Like in a DVD the video scale is 720x480? so when you choose mpeg2 for ipad it may make the video scale smaller but will still be an mpeg 2. Understand?
640x480  4.3 aspect ratio is a web size wide screen is different again.
The video scale / aspect ratio determines is how big the size of the movie screen will be on your device..
I use 640 x 480 with 4.3  for my divx avi as it plays at full screen just fine.
What is the Aspect Ratio? (4:3, 16:9, 21:9, CinemaWide)
https://www.rtings.com/info/what-is-the-aspect-ratio-4-3-16-9-21-9-cinemawide
If it helps HA there are many video tutorials on youtube
https://www.youtube.com/watch?v=0a5_hYRiglY
https://www.youtube.com/results?search_query=AVS+Video+Editor+saving+formats
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Author Comment

by:H A
ID: 40295812
Thanks Merete for all the information and tips!

I just want to wait for Dave Baldwin's and Serialband's reply and then I will close this thread. I'm just looking for a second (or third) opinion on this.

Thanks again,

H.A.
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Assisted Solution

by:nickg5
nickg5 earned 200 total points
ID: 40303595
Media is such a low cost per disc, why not burn one in each of the 6 formats offered to you.
Then play on your car DVD player, pc, table top unit, etc. and compare the 6.
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Author Comment

by:H A
ID: 40303655
nickg5,

Thanks for your comment! At the moment I have only a 17" PC monitor and my little iPod Classic with a tiny screen. Almost any format will look good on those two screens. But who knows, maybe in a few years I will have a much larger screen or an apple TV. I simply don't know what devicesI will buy in the future or which media players these devices will use. That's why I agree with what's been suggested in this thread, that I should try to stay as close as possible to the original format because this should contain everything that is available for that video.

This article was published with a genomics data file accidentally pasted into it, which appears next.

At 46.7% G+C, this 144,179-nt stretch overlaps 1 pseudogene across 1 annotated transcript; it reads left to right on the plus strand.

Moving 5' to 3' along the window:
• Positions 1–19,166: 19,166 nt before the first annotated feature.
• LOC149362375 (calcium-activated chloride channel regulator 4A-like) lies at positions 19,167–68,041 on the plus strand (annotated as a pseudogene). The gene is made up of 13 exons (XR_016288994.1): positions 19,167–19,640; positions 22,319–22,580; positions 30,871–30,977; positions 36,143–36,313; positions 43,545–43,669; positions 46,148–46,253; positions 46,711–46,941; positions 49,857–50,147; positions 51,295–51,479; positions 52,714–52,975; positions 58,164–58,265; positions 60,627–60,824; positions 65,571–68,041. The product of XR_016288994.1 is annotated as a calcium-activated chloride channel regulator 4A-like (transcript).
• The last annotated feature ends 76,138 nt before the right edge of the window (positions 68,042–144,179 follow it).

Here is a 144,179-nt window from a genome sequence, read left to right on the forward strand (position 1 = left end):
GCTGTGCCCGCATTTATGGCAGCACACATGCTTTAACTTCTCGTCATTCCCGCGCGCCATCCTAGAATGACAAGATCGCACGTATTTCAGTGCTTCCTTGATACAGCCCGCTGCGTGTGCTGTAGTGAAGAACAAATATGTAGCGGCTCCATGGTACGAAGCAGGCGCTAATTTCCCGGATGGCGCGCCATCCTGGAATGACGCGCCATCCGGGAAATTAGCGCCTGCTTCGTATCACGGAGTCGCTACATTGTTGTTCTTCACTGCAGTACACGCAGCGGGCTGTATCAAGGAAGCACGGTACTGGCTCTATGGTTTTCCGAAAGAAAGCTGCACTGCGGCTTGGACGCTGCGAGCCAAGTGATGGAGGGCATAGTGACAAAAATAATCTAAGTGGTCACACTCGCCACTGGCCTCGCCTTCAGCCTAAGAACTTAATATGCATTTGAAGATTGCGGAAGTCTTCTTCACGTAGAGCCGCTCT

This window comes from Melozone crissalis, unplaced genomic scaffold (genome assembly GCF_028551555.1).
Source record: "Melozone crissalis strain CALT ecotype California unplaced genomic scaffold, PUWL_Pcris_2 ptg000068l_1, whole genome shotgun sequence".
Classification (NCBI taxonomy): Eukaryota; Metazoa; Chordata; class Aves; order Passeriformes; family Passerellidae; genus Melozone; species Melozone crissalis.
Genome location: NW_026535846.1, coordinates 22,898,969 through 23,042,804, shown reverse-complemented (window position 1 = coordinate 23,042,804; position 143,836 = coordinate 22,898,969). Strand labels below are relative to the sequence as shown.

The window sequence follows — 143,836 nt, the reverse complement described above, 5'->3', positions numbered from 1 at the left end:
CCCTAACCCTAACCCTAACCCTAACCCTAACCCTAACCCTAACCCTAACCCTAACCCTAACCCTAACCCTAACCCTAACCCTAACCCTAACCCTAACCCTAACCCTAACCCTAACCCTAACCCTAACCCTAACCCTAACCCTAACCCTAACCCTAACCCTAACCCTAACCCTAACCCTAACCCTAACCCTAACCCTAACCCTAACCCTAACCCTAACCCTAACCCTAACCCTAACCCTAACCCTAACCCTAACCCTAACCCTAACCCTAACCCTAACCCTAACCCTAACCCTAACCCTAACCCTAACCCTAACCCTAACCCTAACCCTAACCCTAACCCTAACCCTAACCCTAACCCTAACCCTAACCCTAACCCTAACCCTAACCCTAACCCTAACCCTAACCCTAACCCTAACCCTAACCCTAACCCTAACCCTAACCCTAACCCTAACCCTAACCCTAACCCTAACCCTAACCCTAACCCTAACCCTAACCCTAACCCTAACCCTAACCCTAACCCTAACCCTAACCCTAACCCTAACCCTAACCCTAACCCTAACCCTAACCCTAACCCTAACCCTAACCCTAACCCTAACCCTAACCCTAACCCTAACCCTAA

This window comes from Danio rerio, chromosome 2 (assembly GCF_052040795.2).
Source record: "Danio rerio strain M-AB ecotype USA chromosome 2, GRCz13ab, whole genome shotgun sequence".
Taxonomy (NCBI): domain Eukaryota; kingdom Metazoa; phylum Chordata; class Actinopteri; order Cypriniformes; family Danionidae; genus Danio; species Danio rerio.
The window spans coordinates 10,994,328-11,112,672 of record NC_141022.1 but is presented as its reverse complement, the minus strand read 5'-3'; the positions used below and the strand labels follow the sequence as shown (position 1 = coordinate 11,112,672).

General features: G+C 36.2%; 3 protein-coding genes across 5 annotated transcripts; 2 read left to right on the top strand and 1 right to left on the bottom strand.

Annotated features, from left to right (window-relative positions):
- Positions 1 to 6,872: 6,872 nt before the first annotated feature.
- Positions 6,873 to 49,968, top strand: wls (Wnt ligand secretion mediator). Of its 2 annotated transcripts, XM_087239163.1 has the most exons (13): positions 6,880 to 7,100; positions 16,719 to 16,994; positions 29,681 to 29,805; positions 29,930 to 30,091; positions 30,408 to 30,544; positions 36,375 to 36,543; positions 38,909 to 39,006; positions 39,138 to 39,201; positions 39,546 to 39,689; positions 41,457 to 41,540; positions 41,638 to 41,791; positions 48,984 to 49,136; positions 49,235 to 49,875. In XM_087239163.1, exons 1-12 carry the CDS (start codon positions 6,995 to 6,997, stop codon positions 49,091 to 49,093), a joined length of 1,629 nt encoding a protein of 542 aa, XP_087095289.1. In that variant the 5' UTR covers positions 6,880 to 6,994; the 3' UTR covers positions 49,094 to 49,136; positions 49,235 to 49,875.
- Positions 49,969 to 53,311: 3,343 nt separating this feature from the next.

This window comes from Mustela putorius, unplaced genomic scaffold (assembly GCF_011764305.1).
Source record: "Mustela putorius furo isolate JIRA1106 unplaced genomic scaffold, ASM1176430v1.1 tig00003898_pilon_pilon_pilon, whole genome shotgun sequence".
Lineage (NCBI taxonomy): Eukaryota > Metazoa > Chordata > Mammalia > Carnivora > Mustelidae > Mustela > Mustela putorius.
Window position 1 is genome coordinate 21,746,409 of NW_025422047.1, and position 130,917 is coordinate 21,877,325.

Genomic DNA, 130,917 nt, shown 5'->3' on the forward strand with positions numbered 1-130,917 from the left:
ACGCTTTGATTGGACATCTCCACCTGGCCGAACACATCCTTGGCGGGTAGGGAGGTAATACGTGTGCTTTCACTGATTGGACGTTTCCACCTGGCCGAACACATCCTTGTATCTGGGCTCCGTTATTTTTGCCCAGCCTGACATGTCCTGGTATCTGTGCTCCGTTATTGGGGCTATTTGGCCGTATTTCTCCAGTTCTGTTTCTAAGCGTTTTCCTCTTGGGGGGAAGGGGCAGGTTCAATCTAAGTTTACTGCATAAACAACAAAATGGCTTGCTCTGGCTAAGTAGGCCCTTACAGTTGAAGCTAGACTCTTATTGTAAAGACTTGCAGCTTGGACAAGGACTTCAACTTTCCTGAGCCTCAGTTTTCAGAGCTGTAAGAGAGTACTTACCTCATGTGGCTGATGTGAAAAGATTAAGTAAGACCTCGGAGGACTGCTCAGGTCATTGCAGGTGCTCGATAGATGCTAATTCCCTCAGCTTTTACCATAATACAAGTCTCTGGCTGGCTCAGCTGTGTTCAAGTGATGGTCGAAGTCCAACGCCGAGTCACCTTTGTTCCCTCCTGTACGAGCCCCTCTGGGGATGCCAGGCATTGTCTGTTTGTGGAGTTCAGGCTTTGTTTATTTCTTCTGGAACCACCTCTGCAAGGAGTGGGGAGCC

I can always 'downgrade' at any point in the future and that's what I want. I don't want to 'downgrade' (or 'downscale') at this stage. At this time. I have plenty of disc space and therefore I want to 'stay as close to the original (with all it's functions) as possible'.

Many thanks in advance,

HA
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Accepted Solution

by:
TobiasHolm earned 1600 total points
ID: 40303997
Hi!

Use B.
>b) DVD     PAL compatible - (MPEG-2, 4000kbps, 720x576, 25fps)

This will produce a mpeg-file with the same resolution as your original files which would be your best option. It won't author a DVD data structure as earlier suggested. The B option is your best option!

/Tobias
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Author Closing Comment

by:H A
ID: 40304115
Thanks Tobias!
And thanks for the explanation why you would choose option b).
This was the concern I had with option a) and b), ... that it would author a DVD data structure (which might cause problems later on when playing the movie on certain devices).


NOTE:  I HAVE ALSO POSTED THE FOLLOWING QUESTION AS A SEPARATE QUESTION ON EE.  PLEASE FOLLOW THIS LINK, ...OR YOU CAN ALSO  ANSWER HERE.  WHICHEVER YOU PREFER.  MANY THANKS IN ADVANCE!
http://www.experts-exchange.com/Software/MultiMedia_Applications/Q_28511767.html


Can I ask you one last question?
Let's assume I was in the States (720x480 scale). When would I then choose option a) and when would I choose option d)?

a) DVD  NTSC compatible - (MPEG-2, 4000kbps, 720x480, 29.97fps)
d) Video: MPEG-2, 4000kbps, 720x480, 29.97fps, Audio: 224kbps

Both are MPEG-2, ... both are 720x480, ... etc.
The only difference seems to be the 'Prefix' DVD and VIDEO.
When would I choose 'DVD' and in which situation would I use 'VIDEO' ? What difference would it make?

Many thanks,

HA